A project by Martin Herrera Soler and Daniel Charlone Herrera
Escobero (stick holder) | Julio César Gonzalez | Empleado Dirección General de Registros (municipal employee)
For the spanish version of the project website including audio interviews, please check here. English version of the website and audio interviews to be available soon.
Three centuries ago the first African-descendants arrived in Uruguay. The harsh conditions of their daily life are known; only one day per year, on the celebration of the llamadas (calling) were they allowed to honor and celebrate their cultural roots. Is it possible that today, as it happened so many years ago, we are reminded of the importance and influence of the African community in our society only this day? 364plus1 is a project that suggests a look into the space of the African-Uruguayan community at the beginning of the XXI century. Using the known symbols of the candombe as a starting point, which for many is their only contact with this community, 364plus1 proposes to widen the look beyond the obvious and question who is the person behind the character. Martin | Daniel.
I was working for the IT industry when left Uruguay. During the course of the ten years I was abroad, I became a photographer. In March 2008 I decided to return, in part moved by the notion that I could rediscover my country, now from the perspective of a photographer and through the lens of my camera.
Upon my arrival, the first thing that caught my attention was candombe (a native Uruguayan drumming rhythm). Daniel introduced me to it. The llamadas parade it’s a colorful, loud and crowded event that takes place the first Thursday and Friday of February. At first I was drawn by the loud sounds, the highly produced dancers and the energy of the thousands of people that lineup on the side of the Isla de Flores street all throughout Barrio Sur and Palermo neighborhoods.
But as I got to photograph more of it, I became interested on how this widely adopted musical style and popular expression relates to our African-descendant community. In fact I started to ask myself, who are these people? Why is it that I know so little about them? How are their lives today and has over two hundred year improved in any way, shape or form their lives and opportunities?
All around Montevideo, people of all races play the drums to the rhythm of candombe. And yet, for many of us, our relationship to the African-descent community is circumscribed to one day per year, to that day in which they parade the narrow street of Isla de Flores in the celebration of llamadas. For those of us, all we know about this community is limited to the traditional symbols that define this celebration.
Photo: Mamá Vieja | Leopoldina Barboza | Empleada Doméstica (pensionista). By: Martin Herrera Soler.
So the question stands. Who are they and what are their lives like? 364plus1 is then an attempt to shed some light into the Afro-Uruguayan community, to give them a voice and to share their lives the rest of the 364 days of the year.
The inner workings of the show…
The show consists of four large photographic portraits (1.65mts x 1.10mts) of four emblematic African-descendants who represent four of the traditional characters of candombe. A tocador – ‘drummer’ (Alfonso Pintos), a gramillero – ‘medicine man’ (Jaime Esquivel), an escobero – ‘stick holder’ (Julio César González, also known as Gonzalito) and a mama vieja – ‘old mother’ (Leopoldina Barboza, better known as Aunt Dina).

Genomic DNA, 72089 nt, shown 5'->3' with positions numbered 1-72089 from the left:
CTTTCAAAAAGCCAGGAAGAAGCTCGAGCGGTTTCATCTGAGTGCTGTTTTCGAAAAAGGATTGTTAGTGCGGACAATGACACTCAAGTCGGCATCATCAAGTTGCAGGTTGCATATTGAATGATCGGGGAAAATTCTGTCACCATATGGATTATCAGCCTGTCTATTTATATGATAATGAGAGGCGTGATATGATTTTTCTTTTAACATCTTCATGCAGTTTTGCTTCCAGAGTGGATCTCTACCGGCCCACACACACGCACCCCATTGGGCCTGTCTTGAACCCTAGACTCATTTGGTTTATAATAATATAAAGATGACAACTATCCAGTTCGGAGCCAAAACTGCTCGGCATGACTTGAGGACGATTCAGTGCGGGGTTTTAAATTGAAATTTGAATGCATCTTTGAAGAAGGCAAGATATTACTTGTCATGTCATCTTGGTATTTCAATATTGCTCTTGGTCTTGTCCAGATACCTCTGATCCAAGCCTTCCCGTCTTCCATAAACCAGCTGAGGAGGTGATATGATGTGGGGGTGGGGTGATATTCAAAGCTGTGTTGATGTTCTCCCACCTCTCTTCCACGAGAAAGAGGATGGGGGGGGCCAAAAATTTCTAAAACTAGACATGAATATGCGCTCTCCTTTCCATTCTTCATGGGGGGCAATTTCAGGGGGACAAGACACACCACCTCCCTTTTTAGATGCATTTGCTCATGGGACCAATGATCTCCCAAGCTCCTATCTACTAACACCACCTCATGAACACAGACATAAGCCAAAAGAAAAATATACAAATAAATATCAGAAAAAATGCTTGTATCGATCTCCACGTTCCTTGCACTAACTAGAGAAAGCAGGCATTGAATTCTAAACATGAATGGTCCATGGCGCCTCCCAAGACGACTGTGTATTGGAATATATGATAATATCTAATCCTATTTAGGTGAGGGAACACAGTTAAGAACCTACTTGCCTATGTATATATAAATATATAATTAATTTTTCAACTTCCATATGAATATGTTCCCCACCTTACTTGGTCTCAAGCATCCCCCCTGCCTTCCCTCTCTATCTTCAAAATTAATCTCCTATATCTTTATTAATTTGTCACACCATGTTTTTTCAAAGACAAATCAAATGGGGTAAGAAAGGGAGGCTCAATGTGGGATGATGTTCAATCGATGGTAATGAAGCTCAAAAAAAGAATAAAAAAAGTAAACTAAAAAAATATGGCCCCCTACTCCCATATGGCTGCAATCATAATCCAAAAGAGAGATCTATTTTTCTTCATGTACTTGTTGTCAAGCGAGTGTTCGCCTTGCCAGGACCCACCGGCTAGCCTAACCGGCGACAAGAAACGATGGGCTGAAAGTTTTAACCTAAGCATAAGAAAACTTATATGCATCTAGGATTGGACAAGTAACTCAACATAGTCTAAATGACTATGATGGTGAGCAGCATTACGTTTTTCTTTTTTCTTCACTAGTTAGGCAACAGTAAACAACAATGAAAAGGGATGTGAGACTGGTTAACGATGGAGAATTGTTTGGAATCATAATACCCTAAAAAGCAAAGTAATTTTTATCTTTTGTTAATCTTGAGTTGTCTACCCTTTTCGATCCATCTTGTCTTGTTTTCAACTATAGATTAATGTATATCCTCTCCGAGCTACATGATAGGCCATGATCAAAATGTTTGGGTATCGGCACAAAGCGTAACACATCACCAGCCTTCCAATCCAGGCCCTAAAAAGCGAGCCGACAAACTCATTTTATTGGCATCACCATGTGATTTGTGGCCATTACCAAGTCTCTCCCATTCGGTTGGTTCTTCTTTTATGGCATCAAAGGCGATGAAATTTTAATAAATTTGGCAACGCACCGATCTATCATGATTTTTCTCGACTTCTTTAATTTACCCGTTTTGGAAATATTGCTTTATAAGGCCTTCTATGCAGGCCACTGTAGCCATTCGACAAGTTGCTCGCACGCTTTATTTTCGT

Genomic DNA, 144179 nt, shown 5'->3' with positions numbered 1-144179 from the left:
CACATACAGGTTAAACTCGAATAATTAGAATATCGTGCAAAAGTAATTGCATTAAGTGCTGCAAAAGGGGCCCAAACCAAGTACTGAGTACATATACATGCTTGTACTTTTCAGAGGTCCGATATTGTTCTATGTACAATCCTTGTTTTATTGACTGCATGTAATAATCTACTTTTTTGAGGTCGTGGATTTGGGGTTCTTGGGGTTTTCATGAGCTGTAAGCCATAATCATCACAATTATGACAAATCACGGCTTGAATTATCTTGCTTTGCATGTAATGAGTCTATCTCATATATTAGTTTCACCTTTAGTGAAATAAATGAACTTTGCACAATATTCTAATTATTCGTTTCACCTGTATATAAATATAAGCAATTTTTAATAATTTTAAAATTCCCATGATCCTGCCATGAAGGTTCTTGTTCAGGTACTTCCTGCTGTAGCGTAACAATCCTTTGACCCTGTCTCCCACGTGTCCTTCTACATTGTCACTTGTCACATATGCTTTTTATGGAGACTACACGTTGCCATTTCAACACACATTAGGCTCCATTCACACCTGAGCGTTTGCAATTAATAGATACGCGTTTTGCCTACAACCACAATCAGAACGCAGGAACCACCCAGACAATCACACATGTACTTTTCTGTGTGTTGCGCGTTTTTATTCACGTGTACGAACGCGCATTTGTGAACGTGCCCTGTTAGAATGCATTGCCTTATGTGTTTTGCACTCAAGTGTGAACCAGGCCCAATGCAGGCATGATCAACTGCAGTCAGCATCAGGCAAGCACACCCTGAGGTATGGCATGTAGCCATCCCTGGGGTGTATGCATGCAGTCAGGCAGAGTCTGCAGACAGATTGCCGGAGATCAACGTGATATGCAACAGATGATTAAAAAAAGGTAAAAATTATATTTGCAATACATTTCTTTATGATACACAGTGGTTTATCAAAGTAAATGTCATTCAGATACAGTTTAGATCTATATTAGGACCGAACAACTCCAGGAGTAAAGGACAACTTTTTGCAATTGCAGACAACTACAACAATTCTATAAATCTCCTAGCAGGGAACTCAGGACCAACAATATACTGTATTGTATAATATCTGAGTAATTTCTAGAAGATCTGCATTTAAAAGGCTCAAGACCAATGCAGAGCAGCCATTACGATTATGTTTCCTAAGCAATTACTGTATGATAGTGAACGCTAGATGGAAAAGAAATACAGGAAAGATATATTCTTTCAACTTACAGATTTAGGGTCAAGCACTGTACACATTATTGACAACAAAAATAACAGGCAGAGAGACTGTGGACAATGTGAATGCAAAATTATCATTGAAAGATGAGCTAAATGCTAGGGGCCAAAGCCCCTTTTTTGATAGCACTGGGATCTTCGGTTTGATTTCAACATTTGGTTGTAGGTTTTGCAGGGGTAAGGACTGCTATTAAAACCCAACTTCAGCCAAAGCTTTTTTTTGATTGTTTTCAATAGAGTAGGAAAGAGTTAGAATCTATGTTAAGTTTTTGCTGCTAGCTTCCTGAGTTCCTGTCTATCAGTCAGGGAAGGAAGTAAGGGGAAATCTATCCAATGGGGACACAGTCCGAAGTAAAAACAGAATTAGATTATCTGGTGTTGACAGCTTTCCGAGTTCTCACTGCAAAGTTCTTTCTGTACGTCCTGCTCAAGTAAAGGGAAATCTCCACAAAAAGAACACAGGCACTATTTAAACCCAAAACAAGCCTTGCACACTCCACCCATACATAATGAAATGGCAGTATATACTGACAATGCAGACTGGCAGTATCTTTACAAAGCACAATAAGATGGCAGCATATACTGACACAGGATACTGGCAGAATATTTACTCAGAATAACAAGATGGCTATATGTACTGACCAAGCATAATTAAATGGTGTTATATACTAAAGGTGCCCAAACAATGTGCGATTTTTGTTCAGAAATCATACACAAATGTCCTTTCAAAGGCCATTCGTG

Each one was photographed in their own space, surrounded by their belongings, thus representing their everyday life (or, in other words, their life as it is the 364 days of the year that is not the one day of celebration). This space was intervened, introducing an object that is a traditional symbol of candombe (representing what most of us experience as the whole of this community). For example, in the case of Alfonso, the drumming stick he uses to play the drum.
‘Drumming stick’, example of one of the four cards available to the viewer when visiting the show.
When the viewer arrives to the show he finds four small cards, and when confronted with the photograph he notices that a piece of each it is missing, exactly the same piece that the viewer is holding in his hand. This small portion of the photograph, which contains the candombe symbol, represents only one of the 365 days of the year; it represents the llamadas day, and is only a miniscule aspect of the life of these persons.
Photo: Drummer | César Alfonso Pintos | Municipal CIty Hall worker (retired). Example of one of the intervened photographs in order to highlight ‘the known’, or what is missing in the photo (symbol of candombe) and what is unknown to us about this community.
The portrait was taken in such a way that, once printed in the exhibited, such object occupies 1/365th of the area of the whole photograph. The cards that are offered at the show occupy, then, the equivalent to one day in the life of this person, and if 365 cards of that size were placed on the photo they would cover the totality of it.
Photo: Gramillero | Jaime Esquivel | Empleado Municipal, Escritor y Compositor. By: Martin Herrera Soler.
Punto de Encuentro (place of gathering) gallery in Montevideo, Uruguay.
Facing the work in this way, it becomes evident how restricted is, for many of us, our knowledge of the African-Uruguayan collective. Inevitably, the questions rush to our consciousness. Many of the answers to these questions are found in the details of the photos. And they are powerfully complemented by the excerpts of audio of the interviews recorded with each one. The audio gives these people and their stories a voice, and it is through the four interviews that we can enhance our comprehension and reach a wider view of the reality of this collective.
364plus1. Observing the image and listening to the audio interview.
Image gallery with the four characters and the four candombe symbols.